In order to find alternative techniques, we performed a search for papers that cite Bellovian’s Counting NATs paper. We were able to find and read a few promising papers (see the bottom of this post) that use TCP time stamps to identify active hosts behind a NAT device. The basic idea behind this technique is that each machine has a unique clock skew calculated as a function of the TCP timestamp, the system time, and the clock frequency ( and a few other variables of course). The papers what use this technique, or slight variations of it, reported relative success in counting hosts.
We decided we would need to run a few controlled experiments to see the applicability of this technique. One potential concern is that the load-balancer may overwrite the TCP timestamp in packets from the server such that our client will only be able to measure the clock skew of the load balancer and would therefore be unable to identify the back-end hosts.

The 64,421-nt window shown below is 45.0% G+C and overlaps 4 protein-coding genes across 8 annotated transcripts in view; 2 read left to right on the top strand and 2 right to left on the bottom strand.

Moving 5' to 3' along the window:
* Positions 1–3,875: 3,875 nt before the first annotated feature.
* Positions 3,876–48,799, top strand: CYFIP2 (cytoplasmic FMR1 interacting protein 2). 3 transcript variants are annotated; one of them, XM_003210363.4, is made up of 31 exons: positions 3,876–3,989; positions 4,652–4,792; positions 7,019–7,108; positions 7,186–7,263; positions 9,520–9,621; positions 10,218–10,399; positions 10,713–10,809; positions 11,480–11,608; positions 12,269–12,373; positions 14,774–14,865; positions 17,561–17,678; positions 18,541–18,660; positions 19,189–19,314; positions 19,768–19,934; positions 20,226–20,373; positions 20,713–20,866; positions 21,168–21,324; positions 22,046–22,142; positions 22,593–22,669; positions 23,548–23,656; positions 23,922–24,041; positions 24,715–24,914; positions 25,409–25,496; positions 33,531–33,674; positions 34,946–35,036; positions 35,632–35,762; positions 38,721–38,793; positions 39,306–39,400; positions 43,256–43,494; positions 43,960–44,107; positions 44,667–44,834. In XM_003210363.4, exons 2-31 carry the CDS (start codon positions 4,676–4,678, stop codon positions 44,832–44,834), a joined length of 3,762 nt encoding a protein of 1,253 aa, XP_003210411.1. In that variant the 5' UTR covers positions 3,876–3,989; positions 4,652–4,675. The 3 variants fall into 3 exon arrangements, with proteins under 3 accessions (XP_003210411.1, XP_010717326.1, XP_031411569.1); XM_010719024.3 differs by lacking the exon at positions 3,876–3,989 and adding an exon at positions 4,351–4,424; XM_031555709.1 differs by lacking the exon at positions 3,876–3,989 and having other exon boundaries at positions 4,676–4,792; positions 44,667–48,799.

In addition to the controlled experiments, I will also write a script to fetch and diff pages from sites known to be using load balancing ( identified in a previous paper).
1 – Approximating the Number of Active Nodes Behind a NAT Device
2 – IP Agnostic Real-Time Traffic Filtering and Host Identification Using TCP Time stamps
3 – Remote Physical Device Fingerprinting